“Therefore let us stop passing judgment on one another. Instead, make up your mind not to put any stumbling block or obstacle in the way of a brother or sister. 14 I am convinced, being fully persuaded in the Lord Jesus, that nothing is unclean in itself.” Romans 14:13-14 (NIV)

Finally, I want to present some of the other ways in which progressive theologians are interpreting Romans 1. There’s a real risk of overloading you with a multitude of options that you’ll feel it easier to just revert to the traditional interpretation. My purpose in doing this is to show you that there are many ways to approach Romans 1, remaining true to evangelical exegetical traditions, that lead to the opposite conclusion from the traditional reading.

When we’ve finished looking at Romans, we’ll start looking at the positive case against homosexual practice. It’s important to note that even though we are able to show that the Biblical verses which seem to oppose homosexuality do not actually do so, the argument goes that we can’t ignore the creation principle that marriage is between one man and one woman who become one flesh. Even Jesus taught this. So we have to deal with foundational creation principles before we can say we have a Biblical mandate for same sex marriage. We’ll get to that in due course.

But we need to get through Romans 1 first.

Reading Romans With New Eyes

Before we even ask the questions we must ask about translations, context and the text, let’s just read this passage, as is, but with a specific situation in mind. Remember that the guiding question in our study is this: can two people of the same gender enter into a lifelong, monogamous, covenant-based relationship that includes sexual activity? I know we could have just asked: ‘can gay people get married’, but you’ll understand the need to be more specific a bit later.

So, imagine with me please that you are 25 years old, and have been a committed Christian for over ten years. You want to honour God in all you do and have been attending church your whole life. Imagine too that you are gay (LGB or T, you choose). You’ve known this most of your life, and you’ve recently found the partner of your dreams. You believe the Bible tells you that sex is for marriage, and you’re still a virgin because of that – waiting excitedly for your wedding night. As you dream of a lifetime ahead together, and wonder about marriage, you and your same-gender partner sit down to read Romans 1 because you want to be sure that you’re in God’s will.

So let’s read these verses together, and see what, if anything, they have to say to or about us, as this person. Remember that nowhere else in the Bible is there any condemnation of loving, lifelong same gender relationships (if you’re just dipping into this series here, this is Part 10, and you may want to go back and see all the other passages we’ve covered). I am using the NIV:

Romans 1:16-2:4 (NIV)

“For I am not ashamed of the gospel, because it is the power of God that brings salvation to everyone who believes: first to the Jew, then to the Gentile. For in the gospel the righteousness of God is revealed—a righteousness that is by faith from first to last, just as it is written: “The righteous will live by faith.”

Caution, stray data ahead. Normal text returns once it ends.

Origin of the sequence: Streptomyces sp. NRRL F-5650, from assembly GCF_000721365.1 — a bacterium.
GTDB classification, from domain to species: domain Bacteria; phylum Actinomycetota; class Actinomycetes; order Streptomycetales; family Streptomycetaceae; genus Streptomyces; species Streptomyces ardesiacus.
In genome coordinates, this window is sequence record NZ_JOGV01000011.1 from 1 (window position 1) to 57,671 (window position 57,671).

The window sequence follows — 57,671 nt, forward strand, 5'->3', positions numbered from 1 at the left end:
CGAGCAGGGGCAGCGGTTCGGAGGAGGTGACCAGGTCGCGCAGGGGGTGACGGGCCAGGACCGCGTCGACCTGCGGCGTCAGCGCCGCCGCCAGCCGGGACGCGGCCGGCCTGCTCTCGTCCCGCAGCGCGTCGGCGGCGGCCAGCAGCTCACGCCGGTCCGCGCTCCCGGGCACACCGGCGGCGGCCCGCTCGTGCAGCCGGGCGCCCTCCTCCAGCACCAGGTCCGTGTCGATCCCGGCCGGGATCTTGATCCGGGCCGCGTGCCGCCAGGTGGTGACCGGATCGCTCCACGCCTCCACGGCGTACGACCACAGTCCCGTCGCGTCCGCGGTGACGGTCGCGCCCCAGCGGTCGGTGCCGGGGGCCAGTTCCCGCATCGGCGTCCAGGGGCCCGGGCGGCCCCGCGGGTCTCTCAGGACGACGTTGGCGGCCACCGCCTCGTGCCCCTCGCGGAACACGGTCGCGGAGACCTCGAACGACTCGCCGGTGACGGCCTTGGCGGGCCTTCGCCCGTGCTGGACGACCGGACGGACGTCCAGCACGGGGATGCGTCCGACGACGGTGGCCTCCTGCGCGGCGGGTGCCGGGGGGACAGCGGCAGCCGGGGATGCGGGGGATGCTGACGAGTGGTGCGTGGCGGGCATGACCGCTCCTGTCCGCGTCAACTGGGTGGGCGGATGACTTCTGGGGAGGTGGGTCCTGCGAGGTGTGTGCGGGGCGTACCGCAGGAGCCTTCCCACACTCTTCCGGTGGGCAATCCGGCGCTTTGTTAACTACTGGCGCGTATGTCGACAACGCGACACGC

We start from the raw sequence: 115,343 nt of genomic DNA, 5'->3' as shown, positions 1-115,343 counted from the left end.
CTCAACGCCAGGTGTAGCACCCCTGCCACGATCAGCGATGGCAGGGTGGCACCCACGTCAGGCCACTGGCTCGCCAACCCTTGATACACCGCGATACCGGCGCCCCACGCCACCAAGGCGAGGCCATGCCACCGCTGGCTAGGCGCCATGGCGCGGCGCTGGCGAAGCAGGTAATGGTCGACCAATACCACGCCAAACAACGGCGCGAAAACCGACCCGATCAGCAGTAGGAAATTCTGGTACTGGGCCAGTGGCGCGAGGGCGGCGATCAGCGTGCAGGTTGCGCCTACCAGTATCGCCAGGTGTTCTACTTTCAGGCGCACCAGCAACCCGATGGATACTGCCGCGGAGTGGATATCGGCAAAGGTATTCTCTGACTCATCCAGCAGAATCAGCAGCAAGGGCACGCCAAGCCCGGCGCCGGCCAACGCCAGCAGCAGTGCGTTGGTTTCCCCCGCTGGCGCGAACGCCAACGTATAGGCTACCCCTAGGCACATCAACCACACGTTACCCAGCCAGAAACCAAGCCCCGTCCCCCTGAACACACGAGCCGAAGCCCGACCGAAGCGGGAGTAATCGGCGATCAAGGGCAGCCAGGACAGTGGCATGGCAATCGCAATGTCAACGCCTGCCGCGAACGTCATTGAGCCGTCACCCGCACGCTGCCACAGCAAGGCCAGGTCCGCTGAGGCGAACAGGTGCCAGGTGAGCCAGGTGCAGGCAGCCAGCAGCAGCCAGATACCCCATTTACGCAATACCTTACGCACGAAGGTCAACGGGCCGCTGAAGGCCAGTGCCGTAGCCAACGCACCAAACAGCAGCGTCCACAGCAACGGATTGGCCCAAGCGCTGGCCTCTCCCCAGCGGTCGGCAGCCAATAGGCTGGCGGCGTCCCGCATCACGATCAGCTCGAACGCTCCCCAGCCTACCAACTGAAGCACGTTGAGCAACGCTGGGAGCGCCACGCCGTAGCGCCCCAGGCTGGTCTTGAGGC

This is great news. I’m a Gentile, but by faith have been accepted into God’s family. This seems to be a key theme in this letter: that God is God of all who accept Him by faith.

“The wrath of God is being revealed from heaven against all the godlessness and wickedness of people, who suppress the truth by their wickedness, since what may be known about God is plain to them, because God has made it plain to them. For since the creation of the world God’s invisible qualities—his eternal power and divine nature—have been clearly seen, being understood from what has been made, so that people are without excuse. For although they knew God, they neither glorified him as God nor gave thanks to him, but their thinking became futile and their foolish hearts were darkened.”

    It must be horrible to try and live life without God. Some of my atheist friends don’t seem to be battling too much, though. Maybe that’s what it means to have a “darkened heart”.

“Although they claimed to be wise, they became fools and exchanged the glory of the immortal God for images made to look like a mortal human being and birds and animals and reptiles. Therefore God gave them over in the sinful desires of their hearts to sexual impurity for the degrading of their bodies with one another. They exchanged the truth about God for a lie, and worshiped and served created things rather than the Creator—who is forever praised. Amen.”

    I wonder if this is referring to a specific issue in Rome? Certainly none of my friends have any actual idols in their homes, in fact especially not my atheist friends. And none of them that I know of are struggling with sexual addiction. But maybe some of them are. In fact, I know two or three of the guys in our young adults group at church have had struggles with addiction to pornography, but I don’t think that’s because of idolatry. Paul must be addressing something to do with the Roman church in particular, or maybe something specific from the Old Testament times. It does seem to be about the past. Let’s keep reading.

“Because of this, God gave them over to shameful lusts. Even their women exchanged natural sexual relations for unnatural ones. In the same way the men also abandoned natural relations with women and were inflamed with lust for one another. Men committed shameful acts with other men, and received in themselves the due penalty for their error.”